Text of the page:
In calendar year 2015, the U.S., Consumer Product Safety Commission estimated that there were 11,900 fireworks-related, injuries in the United States. The majority of injuries caused by fireworks are the result of consumers not using them properly. Common mistakes include lighting the fireworks improperly, lighting the fireworks too close to other people, or lighting fireworks while holding them in one’s hand. Even when used properly, fireworks are dangerous explosives that can cause severe injuries.
However, often firework can malfunction and cause injury. Improperly manufactured fireworks can explode prematurely, before users have made it a safe distance away. Also, a defective fuse may ignite the explosive powders in the firework in a way the manufacturer did not intend, causing the firework to explode in an unexpected way. Finally, fireworks designed to soar through the air, such as bottle rockets, can take unpredictable flight paths, injuring onlookers or hitting nearby vehicles and buildings.
Fireworks injuries can be catastrophic and a firework injury attorney should be contacted immediately. If injury occurs, it is important to immediately take the following steps:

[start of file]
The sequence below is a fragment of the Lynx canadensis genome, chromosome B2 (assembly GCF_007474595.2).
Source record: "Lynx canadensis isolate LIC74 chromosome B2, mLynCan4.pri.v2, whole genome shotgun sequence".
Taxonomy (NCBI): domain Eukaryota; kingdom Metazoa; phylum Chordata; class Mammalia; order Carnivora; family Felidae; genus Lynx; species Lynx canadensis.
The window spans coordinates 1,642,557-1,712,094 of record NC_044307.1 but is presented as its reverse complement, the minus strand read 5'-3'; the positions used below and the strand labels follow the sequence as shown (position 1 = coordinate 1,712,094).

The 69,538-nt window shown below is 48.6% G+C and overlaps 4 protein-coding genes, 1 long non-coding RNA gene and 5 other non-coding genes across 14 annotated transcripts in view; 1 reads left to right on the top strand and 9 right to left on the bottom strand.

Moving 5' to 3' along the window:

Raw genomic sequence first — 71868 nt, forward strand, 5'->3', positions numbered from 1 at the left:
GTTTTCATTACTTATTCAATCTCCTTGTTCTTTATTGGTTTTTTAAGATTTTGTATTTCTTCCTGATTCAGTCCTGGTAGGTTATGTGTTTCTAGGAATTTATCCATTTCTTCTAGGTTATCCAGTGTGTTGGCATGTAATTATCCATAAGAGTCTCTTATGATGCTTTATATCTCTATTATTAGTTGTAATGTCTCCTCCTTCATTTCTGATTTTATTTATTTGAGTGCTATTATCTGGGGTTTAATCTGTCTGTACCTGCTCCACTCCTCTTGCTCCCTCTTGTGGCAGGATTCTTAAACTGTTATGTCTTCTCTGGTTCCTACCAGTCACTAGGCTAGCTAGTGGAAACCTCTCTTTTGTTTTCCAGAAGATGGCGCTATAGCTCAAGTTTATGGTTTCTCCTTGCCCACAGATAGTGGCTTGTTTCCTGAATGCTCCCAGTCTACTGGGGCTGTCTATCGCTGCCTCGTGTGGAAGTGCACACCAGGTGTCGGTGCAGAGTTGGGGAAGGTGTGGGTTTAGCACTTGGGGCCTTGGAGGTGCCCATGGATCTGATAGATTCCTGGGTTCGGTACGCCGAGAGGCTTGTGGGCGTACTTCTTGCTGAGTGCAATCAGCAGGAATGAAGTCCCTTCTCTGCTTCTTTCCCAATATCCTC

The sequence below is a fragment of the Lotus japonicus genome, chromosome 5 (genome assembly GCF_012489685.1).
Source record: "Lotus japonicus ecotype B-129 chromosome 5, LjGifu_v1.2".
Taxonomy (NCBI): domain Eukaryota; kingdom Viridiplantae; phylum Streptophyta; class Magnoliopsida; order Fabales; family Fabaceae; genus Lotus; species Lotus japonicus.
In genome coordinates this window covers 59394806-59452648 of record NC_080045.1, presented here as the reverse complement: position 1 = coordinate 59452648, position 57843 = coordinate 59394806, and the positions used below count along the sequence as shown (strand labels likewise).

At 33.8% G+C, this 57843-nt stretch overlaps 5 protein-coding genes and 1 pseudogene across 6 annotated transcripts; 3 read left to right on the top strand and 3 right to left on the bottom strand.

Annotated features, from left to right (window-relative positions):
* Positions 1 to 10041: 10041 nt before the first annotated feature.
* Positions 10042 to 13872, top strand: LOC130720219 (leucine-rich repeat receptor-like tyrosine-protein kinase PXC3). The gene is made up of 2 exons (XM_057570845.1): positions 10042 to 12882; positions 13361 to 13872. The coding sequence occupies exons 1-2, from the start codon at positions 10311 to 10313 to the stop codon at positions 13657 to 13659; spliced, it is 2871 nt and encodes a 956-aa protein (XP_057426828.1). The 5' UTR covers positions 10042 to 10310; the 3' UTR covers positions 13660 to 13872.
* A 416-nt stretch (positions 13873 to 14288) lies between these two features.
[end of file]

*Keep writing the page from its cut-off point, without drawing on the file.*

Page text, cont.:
- take as many photos as possible of the scene, the debris, and the injury immediately.
- Take the name and address and phone number of every person present who witnessed the accident.
- Most importantly, keep all remnants of the firework including the packaging and the receipt.
Reported fireworks-related injuries have included loss of eyesight, burns, lacerations. punctures wounds and even death. At the Law Offices of Laura Hunt, we urge all our fellow Nevada residents to prevent injuries and have a safe and happy Fourth of July.
The following safety tips can reduce the risk of firework injuries:
- Always follow the directions on the fireworks package very carefully;
- Be sure not to set off fireworks near fire hazards such as tall grass, dry leaves, and other dry debris.
- Do not try to reignite used or malfunctioning fireworks.
- Keep a bucket of water nearby for emergency purposes, and soak any used or misfired fireworks before discarding to prevent fires or accidental ignitions.